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When I was a kid, I was given a VW bus that had been sitting for almost a year. It was in reasonable condition but I discovered it was sitting because it had a blown engine. I rebuilt the engine and it ran fine until I tried to drive on the highway. On almost any highway trip the engine would go dead after driving for a while at 50 mph. I would roll off on the road and engine would crank over normally but wouldn't start. I would let it sit for a while and after it cooled down, it would start up again and off we would go. Trouble shooting the problem I eliminated vapor lock, the fuel pump was ok, I changed the coil, checked the plugs and points all to no avail. In a last ditch effort to solve the problem I replaced the condenser. I didn’t think it would solve the problem but it was the only thing left; I knew condensers failed but I thought they usually they just burned the points. Well it fixed the problem and the engine in the bus never shut down again. When the engine got hot at highway speeds, the condenser got hot enough that it would short out to ground killing the spark. When it cooled off, the short was broken. I finally sold it years later and it was still running good.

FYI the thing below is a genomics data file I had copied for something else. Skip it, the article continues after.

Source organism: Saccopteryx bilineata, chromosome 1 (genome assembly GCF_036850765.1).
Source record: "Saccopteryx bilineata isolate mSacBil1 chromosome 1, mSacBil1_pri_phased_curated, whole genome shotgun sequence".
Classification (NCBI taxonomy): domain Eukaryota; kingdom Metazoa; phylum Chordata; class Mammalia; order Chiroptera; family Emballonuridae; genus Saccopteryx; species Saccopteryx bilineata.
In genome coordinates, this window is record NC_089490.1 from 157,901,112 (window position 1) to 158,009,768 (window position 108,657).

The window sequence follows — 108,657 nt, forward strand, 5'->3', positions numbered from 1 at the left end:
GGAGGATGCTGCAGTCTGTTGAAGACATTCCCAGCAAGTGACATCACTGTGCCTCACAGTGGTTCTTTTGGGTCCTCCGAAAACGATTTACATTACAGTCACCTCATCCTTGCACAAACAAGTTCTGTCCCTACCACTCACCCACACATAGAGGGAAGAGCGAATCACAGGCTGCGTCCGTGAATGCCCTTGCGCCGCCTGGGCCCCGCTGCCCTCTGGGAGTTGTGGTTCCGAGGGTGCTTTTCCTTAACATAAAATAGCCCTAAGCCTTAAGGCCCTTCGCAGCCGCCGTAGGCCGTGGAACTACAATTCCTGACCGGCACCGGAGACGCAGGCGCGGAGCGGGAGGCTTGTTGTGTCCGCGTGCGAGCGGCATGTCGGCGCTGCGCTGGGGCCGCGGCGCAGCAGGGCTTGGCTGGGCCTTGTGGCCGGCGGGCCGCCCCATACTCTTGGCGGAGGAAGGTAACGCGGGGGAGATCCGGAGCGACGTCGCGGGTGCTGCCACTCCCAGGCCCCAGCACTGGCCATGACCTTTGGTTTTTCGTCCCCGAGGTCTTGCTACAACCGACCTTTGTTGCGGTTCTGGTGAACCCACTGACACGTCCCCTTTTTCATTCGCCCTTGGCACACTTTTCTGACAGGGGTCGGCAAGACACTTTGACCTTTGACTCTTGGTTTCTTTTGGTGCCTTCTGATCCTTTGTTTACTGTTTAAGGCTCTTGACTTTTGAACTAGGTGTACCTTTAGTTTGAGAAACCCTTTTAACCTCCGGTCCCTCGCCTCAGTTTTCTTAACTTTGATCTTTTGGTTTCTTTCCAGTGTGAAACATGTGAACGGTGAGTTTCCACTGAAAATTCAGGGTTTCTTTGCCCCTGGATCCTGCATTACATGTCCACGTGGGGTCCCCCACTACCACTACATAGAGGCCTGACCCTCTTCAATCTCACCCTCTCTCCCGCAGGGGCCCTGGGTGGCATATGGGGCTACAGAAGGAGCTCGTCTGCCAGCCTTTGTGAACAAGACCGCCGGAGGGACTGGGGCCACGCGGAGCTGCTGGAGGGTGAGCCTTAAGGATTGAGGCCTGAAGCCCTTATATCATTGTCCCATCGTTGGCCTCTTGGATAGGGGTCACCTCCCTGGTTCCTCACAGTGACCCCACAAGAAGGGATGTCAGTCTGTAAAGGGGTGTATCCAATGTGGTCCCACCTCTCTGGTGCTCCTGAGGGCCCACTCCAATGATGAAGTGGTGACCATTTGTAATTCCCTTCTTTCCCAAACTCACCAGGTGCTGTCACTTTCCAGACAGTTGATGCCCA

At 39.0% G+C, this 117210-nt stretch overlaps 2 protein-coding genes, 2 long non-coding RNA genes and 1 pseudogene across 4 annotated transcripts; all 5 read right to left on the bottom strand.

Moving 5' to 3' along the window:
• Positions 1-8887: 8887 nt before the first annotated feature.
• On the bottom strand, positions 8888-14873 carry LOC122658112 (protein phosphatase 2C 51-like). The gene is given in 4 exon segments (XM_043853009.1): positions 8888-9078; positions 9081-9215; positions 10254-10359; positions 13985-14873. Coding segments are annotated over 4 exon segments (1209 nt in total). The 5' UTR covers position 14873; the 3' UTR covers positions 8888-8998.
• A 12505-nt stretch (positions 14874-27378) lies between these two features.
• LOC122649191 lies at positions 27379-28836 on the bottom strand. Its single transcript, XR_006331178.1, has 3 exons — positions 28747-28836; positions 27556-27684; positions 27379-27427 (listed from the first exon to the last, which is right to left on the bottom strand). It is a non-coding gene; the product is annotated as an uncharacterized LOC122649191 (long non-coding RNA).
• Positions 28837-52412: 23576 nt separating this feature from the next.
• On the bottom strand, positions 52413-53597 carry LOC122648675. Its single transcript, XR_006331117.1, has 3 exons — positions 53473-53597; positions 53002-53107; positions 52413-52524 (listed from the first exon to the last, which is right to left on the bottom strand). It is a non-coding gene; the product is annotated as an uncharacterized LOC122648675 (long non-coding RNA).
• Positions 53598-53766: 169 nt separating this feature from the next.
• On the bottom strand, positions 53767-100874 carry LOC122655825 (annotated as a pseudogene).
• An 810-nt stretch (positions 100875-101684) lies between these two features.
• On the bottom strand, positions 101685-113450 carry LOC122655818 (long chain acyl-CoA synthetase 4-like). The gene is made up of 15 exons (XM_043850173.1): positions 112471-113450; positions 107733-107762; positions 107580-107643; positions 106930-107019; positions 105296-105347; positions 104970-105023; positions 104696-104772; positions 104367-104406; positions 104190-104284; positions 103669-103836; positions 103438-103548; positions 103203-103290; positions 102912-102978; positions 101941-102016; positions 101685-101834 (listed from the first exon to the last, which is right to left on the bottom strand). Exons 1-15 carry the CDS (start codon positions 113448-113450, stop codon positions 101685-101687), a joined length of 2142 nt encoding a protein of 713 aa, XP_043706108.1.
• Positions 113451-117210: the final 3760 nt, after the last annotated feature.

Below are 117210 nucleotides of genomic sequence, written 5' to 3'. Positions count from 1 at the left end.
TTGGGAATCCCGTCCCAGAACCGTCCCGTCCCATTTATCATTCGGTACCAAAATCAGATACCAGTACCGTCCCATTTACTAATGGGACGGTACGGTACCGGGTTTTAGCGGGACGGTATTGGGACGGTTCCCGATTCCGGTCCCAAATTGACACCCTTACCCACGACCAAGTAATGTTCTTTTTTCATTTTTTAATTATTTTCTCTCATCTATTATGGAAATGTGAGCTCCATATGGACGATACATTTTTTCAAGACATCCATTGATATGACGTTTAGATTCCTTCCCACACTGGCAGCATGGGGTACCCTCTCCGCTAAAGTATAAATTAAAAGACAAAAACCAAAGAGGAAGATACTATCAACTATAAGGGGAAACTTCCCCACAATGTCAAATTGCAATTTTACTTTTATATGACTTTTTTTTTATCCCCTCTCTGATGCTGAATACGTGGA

Edited by Steve29 (see edit history)
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First new car we ever bought was a 1968 VW Bug. It was not a very reliable car. After 50k miles or so the trans would no longer stay in 4th gear. Being young and newly married we couldn't afford to have it repaired and had no knowledge or tools to repair it myself. Soooooo.....cut a rubber strip from an inner tube. Wrap one end around the seat frame, adjust the length and presto! When in 4th gear simply slip the rubber loop over the gear shift to hold her in gear. After a while it became second nature to flip that rubber loop on and off the lever. Drove it that way for over a year.

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The worst car mechanically that I ever owned was a 1968 Fairlane 500 Fastback! I bought it new in January of 1968 and when I went to pick it up after dealer prep, it literally took my breath away. From the rear it looked like a spaceship with it's huge fastback window, and the midnite blue metallic paint...fantastic.